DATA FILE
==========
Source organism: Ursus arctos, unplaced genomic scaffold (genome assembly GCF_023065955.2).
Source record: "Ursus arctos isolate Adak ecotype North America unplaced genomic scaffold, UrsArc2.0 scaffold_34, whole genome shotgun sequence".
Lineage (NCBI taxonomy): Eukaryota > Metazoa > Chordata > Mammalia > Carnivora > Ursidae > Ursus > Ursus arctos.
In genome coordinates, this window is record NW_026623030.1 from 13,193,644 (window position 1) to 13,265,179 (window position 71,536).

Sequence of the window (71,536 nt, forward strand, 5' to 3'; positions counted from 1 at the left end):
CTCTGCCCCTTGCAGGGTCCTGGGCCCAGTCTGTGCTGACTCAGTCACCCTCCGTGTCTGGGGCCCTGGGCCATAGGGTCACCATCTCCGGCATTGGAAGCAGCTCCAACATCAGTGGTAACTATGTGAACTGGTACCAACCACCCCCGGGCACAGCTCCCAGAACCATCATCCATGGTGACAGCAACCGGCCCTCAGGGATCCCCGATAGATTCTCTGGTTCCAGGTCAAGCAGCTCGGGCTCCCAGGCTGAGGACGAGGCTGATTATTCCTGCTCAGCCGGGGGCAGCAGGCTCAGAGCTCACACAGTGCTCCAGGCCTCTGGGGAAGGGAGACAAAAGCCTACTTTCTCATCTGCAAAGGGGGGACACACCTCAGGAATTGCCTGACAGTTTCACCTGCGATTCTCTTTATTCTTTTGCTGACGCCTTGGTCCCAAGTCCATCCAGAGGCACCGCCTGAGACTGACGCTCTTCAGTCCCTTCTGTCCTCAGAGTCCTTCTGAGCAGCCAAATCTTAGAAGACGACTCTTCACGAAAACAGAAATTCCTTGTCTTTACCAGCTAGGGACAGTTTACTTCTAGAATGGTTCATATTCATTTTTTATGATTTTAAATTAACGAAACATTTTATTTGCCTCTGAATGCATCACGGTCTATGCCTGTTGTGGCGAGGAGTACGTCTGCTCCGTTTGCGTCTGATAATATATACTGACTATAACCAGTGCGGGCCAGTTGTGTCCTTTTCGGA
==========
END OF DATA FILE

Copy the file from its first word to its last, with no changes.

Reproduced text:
Source organism: Ursus arctos, unplaced genomic scaffold (genome assembly GCF_023065955.2).
Source record: "Ursus arctos isolate Adak ecotype North America unplaced genomic scaffold, UrsArc2.0 scaffold_34, whole genome shotgun sequence".
Lineage (NCBI taxonomy): Eukaryota > Metazoa > Chordata > Mammalia > Carnivora > Ursidae > Ursus > Ursus arctos.
In genome coordinates, this window is record NW_026623030.1 from 13,193,644 (window position 1) to 13,265,179 (window position 71,536).

Sequence of the window (71,536 nt, forward strand, 5' to 3'; positions counted from 1 at the left end):
CTCTGCCCCTTGCAGGGTCCTGGGCCCAGTCTGTGCTGACTCAGTCACCCTCCGTGTCTGGGGCCCTGGGCCATAGGGTCACCATCTCCGGCATTGGAAGCAGCTCCAACATCAGTGGTAACTATGTGAACTGGTACCAACCACCCCCGGGCACAGCTCCCAGAACCATCATCCATGGTGACAGCAACCGGCCCTCAGGGATCCCCGATAGATTCTCTGGTTCCAGGTCAAGCAGCTCGGGCTCCCAGGCTGAGGACGAGGCTGATTATTCCTGCTCAGCCGGGGGCAGCAGGCTCAGAGCTCACACAGTGCTCCAGGCCTCTGGGGAAGGGAGACAAAAGCCTACTTTCTCATCTGCAAAGGGGGGACACACCTCAGGAATTGCCTGACAGTTTCACCTGCGATTCTCTTTATTCTTTTGCTGACGCCTTGGTCCCAAGTCCATCCAGAGGCACCGCCTGAGACTGACGCTCTTCAGTCCCTTCTGTCCTCAGAGTCCTTCTGAGCAGCCAAATCTTAGAAGACGACTCTTCACGAAAACAGAAATTCCTTGTCTTTACCAGCTAGGGACAGTTTACTTCTAGAATGGTTCATATTCATTTTTTATGATTTTAAATTAACGAAACATTTTATTTGCCTCTGAATGCATCACGGTCTATGCCTGTTGTGGCGAGGAGTACGTCTGCTCCGTTTGCGTCTGATAATATATACTGACTATAACCAGTGCGGGCCAGTTGTGTCCTTTTCGGA